At around this time Stelios made an unexpected discovery about the internet, a tool that was, commercially, in its infancy. Like many businesses, easyJet had a website that was little more than an invitation to phone the company. He assigned a separate number to appear on screen, and was startled to find so many people calling the line. Stelios seized the opportunity; instead of paying call-centre staff about £1 for each seat sold, the internet offered a way to reduce the marginal cost of distribution almost to zero.

"The internet has probably had a bigger effect on people's ability to fly than the jet engine", says Stelios. "The jet engine was an improvement on the propeller, but what really made it a mass market was the ability to fly someone for £1. You can only do that with the internet."

Stelios's next venture, a chain of internet cafés, was a direct consequence of the move towards online sales. He realised that much of the travelling public had no access to the internet, so decided to enfranchise it with the world's biggest internet cafés. Month after month, a new cavern packed with computer terminals would open in a big city: Amsterdam, Munich, New York. The rate of expansion proved so unsustainable that the value of the company was written down by 99 per cent.

"I tripped over a few times in the new businesses so I have to get them back on track. I have to clear up some of the mess I made."

His next venture, easyRentacar – a name that has now shrunk to easyCar – was not an immediate success. For the first time, Stelios felt the discomfort of a series of complaints from hirers who discovered extra charges added after they had returned the car. Procedures have been improved, and Stelios is confident he can make cash even by renting out Mercedes at £1 a day. "We're still discovering levers in the business that can take 5, 6, 7, 8 per cent out of the cost." One of these levers is to "name and shame" drivers who fail to return the car on time, by publishing their pictures on the internet.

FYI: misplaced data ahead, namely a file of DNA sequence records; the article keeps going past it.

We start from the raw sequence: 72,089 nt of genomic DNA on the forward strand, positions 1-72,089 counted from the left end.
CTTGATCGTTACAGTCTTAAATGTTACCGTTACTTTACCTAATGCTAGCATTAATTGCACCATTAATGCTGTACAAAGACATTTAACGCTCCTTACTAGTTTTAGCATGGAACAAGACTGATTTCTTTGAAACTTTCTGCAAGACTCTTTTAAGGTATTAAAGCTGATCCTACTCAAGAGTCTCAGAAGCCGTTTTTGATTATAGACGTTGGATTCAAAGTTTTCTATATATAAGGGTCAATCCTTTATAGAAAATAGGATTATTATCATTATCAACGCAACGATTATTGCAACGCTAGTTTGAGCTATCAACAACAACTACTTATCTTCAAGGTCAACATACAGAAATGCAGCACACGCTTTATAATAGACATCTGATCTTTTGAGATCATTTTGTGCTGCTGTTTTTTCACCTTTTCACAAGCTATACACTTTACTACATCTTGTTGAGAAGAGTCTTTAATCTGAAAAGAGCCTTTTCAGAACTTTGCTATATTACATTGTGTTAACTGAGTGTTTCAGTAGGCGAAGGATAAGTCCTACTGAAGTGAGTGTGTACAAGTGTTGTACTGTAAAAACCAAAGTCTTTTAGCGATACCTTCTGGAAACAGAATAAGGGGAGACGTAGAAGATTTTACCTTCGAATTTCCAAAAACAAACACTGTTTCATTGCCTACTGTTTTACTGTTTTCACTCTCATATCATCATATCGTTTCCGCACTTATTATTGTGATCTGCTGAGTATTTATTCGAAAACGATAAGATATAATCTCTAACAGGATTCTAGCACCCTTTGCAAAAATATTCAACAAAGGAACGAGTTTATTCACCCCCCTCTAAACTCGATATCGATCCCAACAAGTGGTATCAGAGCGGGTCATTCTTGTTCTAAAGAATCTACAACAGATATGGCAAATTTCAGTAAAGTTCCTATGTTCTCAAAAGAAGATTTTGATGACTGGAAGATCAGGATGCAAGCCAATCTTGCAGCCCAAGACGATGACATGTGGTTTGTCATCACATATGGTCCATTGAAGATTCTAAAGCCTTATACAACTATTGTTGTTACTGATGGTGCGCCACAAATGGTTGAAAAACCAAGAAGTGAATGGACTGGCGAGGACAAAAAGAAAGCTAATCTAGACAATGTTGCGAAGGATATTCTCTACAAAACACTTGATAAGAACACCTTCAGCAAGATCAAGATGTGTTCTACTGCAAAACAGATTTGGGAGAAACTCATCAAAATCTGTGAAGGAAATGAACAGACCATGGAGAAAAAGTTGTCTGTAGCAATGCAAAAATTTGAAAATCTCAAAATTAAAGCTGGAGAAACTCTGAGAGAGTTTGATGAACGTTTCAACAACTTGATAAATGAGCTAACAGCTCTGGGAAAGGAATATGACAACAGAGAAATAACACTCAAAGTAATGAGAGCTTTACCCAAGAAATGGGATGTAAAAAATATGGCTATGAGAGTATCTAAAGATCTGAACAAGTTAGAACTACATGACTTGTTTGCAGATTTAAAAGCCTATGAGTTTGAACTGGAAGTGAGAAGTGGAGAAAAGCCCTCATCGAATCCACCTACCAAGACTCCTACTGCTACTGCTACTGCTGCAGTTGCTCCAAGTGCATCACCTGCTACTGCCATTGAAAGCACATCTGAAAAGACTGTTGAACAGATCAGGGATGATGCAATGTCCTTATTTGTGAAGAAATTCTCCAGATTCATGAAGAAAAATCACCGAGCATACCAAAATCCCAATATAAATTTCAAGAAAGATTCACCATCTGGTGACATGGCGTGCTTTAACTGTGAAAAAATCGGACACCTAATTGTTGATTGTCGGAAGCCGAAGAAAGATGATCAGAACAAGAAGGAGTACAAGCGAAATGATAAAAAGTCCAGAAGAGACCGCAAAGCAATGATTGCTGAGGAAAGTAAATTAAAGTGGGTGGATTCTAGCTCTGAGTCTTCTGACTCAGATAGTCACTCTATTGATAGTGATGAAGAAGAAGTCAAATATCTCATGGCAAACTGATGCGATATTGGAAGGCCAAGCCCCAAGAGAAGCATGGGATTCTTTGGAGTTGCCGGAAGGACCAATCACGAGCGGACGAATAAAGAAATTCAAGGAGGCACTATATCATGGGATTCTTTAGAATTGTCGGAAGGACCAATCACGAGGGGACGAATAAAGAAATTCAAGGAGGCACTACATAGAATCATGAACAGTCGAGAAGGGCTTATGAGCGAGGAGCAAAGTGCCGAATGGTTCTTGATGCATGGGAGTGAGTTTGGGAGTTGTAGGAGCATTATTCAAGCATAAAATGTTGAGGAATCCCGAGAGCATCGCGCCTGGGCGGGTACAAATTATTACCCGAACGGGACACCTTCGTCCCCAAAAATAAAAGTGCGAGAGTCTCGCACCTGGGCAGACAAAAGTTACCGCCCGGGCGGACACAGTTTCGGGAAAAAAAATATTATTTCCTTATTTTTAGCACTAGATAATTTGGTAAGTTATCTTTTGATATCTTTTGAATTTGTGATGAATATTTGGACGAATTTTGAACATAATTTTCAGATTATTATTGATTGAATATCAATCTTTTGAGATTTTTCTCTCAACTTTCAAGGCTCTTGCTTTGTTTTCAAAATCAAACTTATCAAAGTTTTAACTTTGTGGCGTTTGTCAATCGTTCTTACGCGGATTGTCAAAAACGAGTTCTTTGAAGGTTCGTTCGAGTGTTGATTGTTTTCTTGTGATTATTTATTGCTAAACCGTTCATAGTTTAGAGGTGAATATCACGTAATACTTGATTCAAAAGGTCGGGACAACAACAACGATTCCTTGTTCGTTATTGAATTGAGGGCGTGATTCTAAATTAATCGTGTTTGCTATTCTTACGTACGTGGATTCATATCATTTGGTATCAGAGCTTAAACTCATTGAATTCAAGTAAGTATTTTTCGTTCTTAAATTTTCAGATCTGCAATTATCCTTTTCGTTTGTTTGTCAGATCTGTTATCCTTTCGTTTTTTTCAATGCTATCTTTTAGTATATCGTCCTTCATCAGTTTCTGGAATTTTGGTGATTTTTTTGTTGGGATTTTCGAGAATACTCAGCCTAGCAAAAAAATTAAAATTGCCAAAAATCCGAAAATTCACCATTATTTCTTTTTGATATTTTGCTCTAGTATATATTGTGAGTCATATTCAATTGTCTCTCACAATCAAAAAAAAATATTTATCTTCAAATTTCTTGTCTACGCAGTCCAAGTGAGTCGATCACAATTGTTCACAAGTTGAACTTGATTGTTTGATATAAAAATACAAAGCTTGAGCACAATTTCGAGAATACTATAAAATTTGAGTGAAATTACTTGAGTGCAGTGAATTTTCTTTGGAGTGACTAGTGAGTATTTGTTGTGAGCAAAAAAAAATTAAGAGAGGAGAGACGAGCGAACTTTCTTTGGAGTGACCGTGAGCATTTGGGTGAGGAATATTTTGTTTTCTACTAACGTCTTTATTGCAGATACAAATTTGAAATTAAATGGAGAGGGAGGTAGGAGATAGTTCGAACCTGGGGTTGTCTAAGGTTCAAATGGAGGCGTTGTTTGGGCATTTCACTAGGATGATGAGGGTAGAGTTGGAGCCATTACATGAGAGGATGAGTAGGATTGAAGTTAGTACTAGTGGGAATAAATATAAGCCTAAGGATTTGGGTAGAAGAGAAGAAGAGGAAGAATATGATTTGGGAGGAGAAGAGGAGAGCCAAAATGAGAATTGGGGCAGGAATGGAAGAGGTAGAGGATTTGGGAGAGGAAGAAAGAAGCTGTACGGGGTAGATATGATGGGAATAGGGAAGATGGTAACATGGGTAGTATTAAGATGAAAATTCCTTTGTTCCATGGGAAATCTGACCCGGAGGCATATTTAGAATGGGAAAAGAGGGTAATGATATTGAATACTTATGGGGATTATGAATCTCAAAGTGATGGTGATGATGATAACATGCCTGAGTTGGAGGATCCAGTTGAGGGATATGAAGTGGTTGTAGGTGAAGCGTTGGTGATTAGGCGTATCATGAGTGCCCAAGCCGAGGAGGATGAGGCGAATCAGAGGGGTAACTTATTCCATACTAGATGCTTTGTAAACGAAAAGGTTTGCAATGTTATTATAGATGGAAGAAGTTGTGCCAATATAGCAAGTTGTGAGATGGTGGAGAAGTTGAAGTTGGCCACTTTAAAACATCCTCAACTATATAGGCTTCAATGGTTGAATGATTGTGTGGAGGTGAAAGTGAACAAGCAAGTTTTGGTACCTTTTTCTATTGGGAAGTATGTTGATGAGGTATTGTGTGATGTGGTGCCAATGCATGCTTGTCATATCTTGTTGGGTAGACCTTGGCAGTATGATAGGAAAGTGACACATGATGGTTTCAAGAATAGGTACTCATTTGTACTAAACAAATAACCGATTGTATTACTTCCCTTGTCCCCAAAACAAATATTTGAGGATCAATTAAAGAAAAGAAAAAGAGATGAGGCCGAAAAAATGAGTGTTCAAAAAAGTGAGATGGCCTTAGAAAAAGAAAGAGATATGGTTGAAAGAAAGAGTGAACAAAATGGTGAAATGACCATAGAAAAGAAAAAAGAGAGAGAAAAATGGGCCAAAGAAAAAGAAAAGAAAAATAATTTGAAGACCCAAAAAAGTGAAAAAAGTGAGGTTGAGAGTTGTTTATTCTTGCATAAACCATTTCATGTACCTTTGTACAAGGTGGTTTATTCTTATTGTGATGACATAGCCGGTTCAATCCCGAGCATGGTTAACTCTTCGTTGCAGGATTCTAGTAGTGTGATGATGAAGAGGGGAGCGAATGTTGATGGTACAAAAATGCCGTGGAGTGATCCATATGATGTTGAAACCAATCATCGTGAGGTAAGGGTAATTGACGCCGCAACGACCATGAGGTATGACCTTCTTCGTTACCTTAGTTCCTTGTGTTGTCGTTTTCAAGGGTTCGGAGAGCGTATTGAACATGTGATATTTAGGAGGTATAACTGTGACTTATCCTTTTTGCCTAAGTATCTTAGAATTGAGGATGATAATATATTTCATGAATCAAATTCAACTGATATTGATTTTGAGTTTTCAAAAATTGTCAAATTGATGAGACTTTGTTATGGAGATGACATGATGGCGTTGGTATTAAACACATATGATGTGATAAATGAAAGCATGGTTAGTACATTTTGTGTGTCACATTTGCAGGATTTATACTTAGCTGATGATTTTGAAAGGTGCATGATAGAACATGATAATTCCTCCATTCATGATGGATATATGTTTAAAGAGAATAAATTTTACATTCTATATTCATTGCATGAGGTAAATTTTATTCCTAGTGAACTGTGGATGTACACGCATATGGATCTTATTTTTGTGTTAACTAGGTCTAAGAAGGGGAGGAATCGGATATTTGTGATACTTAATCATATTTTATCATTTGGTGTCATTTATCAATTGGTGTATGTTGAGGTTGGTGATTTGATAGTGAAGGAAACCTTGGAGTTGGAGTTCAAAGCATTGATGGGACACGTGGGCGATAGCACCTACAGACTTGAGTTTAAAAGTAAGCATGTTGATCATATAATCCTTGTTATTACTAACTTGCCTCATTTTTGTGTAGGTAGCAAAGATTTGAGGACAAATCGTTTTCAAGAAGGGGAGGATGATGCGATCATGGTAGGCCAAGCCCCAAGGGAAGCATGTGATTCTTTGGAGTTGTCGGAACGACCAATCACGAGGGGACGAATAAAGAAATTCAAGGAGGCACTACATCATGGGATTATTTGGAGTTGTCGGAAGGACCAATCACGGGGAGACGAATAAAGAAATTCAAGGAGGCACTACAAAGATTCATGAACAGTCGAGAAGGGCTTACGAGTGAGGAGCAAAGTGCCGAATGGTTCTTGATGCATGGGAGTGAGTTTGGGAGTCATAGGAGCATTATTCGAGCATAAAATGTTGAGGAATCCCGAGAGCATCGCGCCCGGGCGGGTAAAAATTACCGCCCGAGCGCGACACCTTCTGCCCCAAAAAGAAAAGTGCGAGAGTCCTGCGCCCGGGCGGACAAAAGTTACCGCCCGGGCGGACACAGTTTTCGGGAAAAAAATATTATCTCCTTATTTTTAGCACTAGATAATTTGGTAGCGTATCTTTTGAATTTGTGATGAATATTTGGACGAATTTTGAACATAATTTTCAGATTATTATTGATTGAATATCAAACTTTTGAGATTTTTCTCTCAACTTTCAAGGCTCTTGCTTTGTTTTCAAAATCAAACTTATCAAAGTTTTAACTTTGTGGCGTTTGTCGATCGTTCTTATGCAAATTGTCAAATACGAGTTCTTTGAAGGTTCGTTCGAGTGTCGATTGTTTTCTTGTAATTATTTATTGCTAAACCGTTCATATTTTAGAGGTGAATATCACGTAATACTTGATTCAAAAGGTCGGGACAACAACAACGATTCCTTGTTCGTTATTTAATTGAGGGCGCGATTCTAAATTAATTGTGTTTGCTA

Stelios does things his way. He is also blunt about why easyJet has prospered in the past 14 months: 11 September. "The growth and the status of the low-cost airlines in Europe had dramatically increased since that tragic set of events. It affected Americans flying to Europe, so our competitors, especially BA, suffered a lot more than we did. The Europeans are more familiar with terrorism, and went back to flying much faster. So we could accelerate our growth while BA had to start retrenching."

In May, news leaked out of easyJet's bid for Go. The £374m deal made a multimillionaire of Ms Cassani and made easyJet the biggest low-cost carrier in Europe.

Hitherto, the advantage that big airlines such as Air France and British Airwayshad over the upstarts was that they could get a better deal on aircraft. Since 11 September, with orders being cancelled worldwide, Ryanair and easyJet have started naming their prices. The Irish airline ordered 100 Boeing 737s, with options on 50 more; Stelios trumped that with 120 Airbus A319s, and options for the same again. If you go shopping for aircraft with a list in triple figures, the calculators of the salespeople in Seattle and Toulouse reveal unheard-of discounts.

"The Airbus deal will give us a cost per seat which is 10 per cent lower than the last Boeing deal. Now how often do you get 10 per cent off your cost base by doing one transaction?"

Just as easyJet takes its place in the premier league, Stelios is vacating his seat as chairman of the board; from 26 November, he will be just another easyJet shareholder (albeit the largest one) as Sir Colin Chandler takes over.

He is leaving to spend more time in the converted piano factory in Chalk Farm, worrying how to put bums on car seats – and cinema seats, his latest venture. But why, when he never needs to work again, should he be arguing about cinema-going habits?

"I'm only 35. I need a job. For me, work is a need, not an optional extra or a subsistence issue. I derive a lot of pleasure from taking on challenges that people say cannot be done."

Simon Calder is author of 'No Frills: the truth behind the low-cost revolution in the skies' (Virgin Books, £16.99)